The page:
Note: The Digest is a new feature to the Sketchbook blog. My goal is to provide a weekly annotated listing of links to relevant articles about events, trends, people, and things that have a direct impact on us as musicians. If you find The Digest useful, or if you want to suggest improvements, please let me know. Also, if you have content you’d like to see included, please send a message via Twitter or Facebook and let me know that as well. And share the love by passing The Digest on via email or social media.
Performing, by Bob Lefsetz in The Lefsetz Letter.
What was so special about the Beatles and Prince? Sure, they have huge catalogs of great music, but their real staying power lay in their acts. The message is clear, musicians: if you want a career in music today, you’re better off focusing on your live skills than your recording chops.
Memorizing – A Few Tips, by Melanie Spanswick in Classical Mel’s Piano and Music Education Blog.
And speaking of performance, how about that Franz Liszt? Melanie Spanswick tells us that pianists and other musicians have this Romantic Era Hungarian pianist and composer to thank for starting the precedent of memorizing one’s music instead of relying on the score. Liszt felt that solo pianists (another concept of his) who relied on printed music did so at considerable cost to their stage presence and charisma. Fortunately, Spanswick offers a few simple but effective tips on how to commit music to memory.
Is Your Day Job More Important to Your Music Career Than You Know? by Normandie Wilson in Music Clout
Wilson wastes no time in cutting to the chase: “Let’s be serious,” she writes. “This economy totally sucks. A regular paycheck is your best friend.” Moreover, a day job gives you a chance to schmooze and make some good connections (especially if you’re in sales), and it gives you cool perks, like paid vacation days, a free copier (sometimes in color!), and free internet.
When God and Mozart Hang Out, They Listen to These Speakers, by Michael Calore in Wired.
Peter Lingdorf’s new speakers built for Steinway, the Steinway Lingdorf Model LS Concert, are far beyond the best of the best out there. How good are they? There’s absolutely no distortion, even at 120 dB. They are so good, in fact, that Steinway engineers were able to tell the difference between Model D pianos made in their Hamburg, Germany and Long Island, New York factories simply by listening to an audio CD played through the speakers. Of course, such audiophile quality comes at a price: $190,000 per pair, or enough to buy two Model D pianos.
How To Skyrocket Your Twitter Promotion, in Music Clout.
What are the best ways to make Twitter a stronger music promotion tool? The good people at Music Clout who follow the industry’s hot topics suggest following people you’re interested in (labels, A&R companies, engineers, and so on) as well as other people in your genre.
Your manager will likely be the most important member of your team, so it only makes sense that you take your time and exercise caution in picking someone you trust. Before you sign any agreement, Music Clout recommends that you examine their history with past clients, their success rates, their reputation in the industry, and (perhaps most importantly) payment. Reputable managers take a cut of your earnings. Warning bells should go off if they ask for payment up front.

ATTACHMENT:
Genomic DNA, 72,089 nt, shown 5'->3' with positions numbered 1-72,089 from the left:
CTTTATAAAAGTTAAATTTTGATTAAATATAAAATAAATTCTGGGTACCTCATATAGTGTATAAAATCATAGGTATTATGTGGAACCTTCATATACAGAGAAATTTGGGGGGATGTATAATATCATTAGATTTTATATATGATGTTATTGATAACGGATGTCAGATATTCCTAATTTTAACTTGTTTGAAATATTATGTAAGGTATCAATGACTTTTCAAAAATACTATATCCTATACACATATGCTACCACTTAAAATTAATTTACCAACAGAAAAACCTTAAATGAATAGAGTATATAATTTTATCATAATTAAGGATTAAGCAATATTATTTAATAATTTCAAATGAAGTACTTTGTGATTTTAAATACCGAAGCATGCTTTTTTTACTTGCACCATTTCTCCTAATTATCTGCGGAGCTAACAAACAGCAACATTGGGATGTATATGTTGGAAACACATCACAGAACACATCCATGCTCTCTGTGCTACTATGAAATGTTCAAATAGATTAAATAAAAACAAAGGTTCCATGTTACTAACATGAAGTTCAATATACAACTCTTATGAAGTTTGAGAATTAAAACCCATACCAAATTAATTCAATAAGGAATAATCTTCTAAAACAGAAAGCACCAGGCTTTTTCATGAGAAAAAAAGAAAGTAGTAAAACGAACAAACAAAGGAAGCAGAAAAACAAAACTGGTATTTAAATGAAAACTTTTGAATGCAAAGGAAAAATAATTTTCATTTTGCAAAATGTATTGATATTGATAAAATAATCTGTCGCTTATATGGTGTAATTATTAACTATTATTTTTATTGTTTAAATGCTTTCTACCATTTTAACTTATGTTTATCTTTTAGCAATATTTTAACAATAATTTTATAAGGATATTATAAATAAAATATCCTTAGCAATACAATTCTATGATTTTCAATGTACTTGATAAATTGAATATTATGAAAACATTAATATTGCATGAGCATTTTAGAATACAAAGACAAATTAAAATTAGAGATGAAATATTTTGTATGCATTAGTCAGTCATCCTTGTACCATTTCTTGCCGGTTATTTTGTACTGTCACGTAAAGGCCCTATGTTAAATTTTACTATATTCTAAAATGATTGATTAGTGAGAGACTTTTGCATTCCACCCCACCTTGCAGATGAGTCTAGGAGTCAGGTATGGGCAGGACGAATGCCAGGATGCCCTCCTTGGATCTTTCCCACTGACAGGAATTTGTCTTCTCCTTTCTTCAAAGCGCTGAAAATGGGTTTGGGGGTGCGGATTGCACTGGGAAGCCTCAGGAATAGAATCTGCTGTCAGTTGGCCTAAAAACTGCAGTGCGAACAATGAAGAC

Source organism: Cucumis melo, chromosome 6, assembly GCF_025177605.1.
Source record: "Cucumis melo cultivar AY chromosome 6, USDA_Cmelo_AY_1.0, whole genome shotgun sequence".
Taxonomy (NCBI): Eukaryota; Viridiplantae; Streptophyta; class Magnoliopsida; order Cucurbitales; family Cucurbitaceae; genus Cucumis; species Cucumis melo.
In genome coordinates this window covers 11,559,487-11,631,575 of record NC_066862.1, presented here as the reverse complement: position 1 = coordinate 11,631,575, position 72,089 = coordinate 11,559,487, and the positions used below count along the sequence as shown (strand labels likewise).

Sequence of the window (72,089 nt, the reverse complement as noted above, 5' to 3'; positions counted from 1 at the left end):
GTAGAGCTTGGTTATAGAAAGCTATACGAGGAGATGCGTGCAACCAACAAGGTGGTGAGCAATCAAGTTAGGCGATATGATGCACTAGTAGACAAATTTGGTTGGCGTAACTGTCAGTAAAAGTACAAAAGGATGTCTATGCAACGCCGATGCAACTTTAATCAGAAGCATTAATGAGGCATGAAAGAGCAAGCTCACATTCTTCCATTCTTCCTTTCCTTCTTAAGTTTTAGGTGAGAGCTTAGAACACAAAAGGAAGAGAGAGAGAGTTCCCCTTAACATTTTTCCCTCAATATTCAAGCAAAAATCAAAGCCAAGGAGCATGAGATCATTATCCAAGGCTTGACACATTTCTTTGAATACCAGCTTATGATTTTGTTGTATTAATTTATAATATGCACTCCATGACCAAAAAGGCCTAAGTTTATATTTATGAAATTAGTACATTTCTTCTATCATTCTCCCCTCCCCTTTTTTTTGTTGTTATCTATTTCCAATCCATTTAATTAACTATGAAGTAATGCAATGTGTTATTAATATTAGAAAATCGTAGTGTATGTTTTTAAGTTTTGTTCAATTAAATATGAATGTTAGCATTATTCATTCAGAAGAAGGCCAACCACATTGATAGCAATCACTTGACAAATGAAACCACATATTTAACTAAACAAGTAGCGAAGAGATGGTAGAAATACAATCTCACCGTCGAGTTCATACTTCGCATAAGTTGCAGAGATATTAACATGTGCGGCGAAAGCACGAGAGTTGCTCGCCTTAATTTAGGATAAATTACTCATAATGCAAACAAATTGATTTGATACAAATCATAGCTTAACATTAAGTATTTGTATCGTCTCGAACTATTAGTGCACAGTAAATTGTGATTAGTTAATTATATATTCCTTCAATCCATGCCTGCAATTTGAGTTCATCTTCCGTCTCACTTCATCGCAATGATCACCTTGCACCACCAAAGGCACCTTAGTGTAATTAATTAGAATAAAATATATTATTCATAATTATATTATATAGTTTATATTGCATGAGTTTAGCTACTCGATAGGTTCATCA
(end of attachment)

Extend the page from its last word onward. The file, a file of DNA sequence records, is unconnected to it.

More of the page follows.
Amanda Palmer’s Accidental Experiment With Real Communism, by Joshua Clover in The New Yorker.
Amanda Palmer, who raised $1.2 million on Kickstarter to fund her new solo album and then asked for volunteers to play with her for no pay when she went on tour (with her band, the Grand Theft Orchestra), is Joshua Colver’s pick for Internet’s villain of the month. Unwilling to share her Kickstarter fortune with musicians who supported her tour is bad enough, but Palmer’s hypocrisy becomes even more glaring when one considers that she is a folk singer, presumably interested in social justice. Yet beneath that, however, is an interesting set of problems about art and work in an age when both are becoming more and more devalued.
Music Fans In the Internet Age: Same Behaviors, Amplified, by Refe Tuma in Hypebot.
Has the internet killed off the music fan? The good news, says Refe Tuma, is that the fans haven’t gone anywhere, and they aren’t likely to anytime soon. The internet hasn’t killed music fandom; fandom is alive and well. But music fans have changed, and the internet has had an influence on their new behaviors.
Excelling Under Pressure, by Gerald Klickstein in The Musician’s Way
The primary distinction between those who excel under pressure and those who crack, says Klickstein, lies in how they prepare to perform. They operate from “a place of awareness” and do not rely on muscle memory.
Microsoft Unveils Xbox Music, Its New Streaming Music Service, by Seth Feigerman in Mashable.
The software giant rolled out the new music streaming service to many customers on Tuesday as part of an update to the Xbox gaming console. Updates to Windows 8 PCs and tablets will be ready October 26. Spotify redeaux?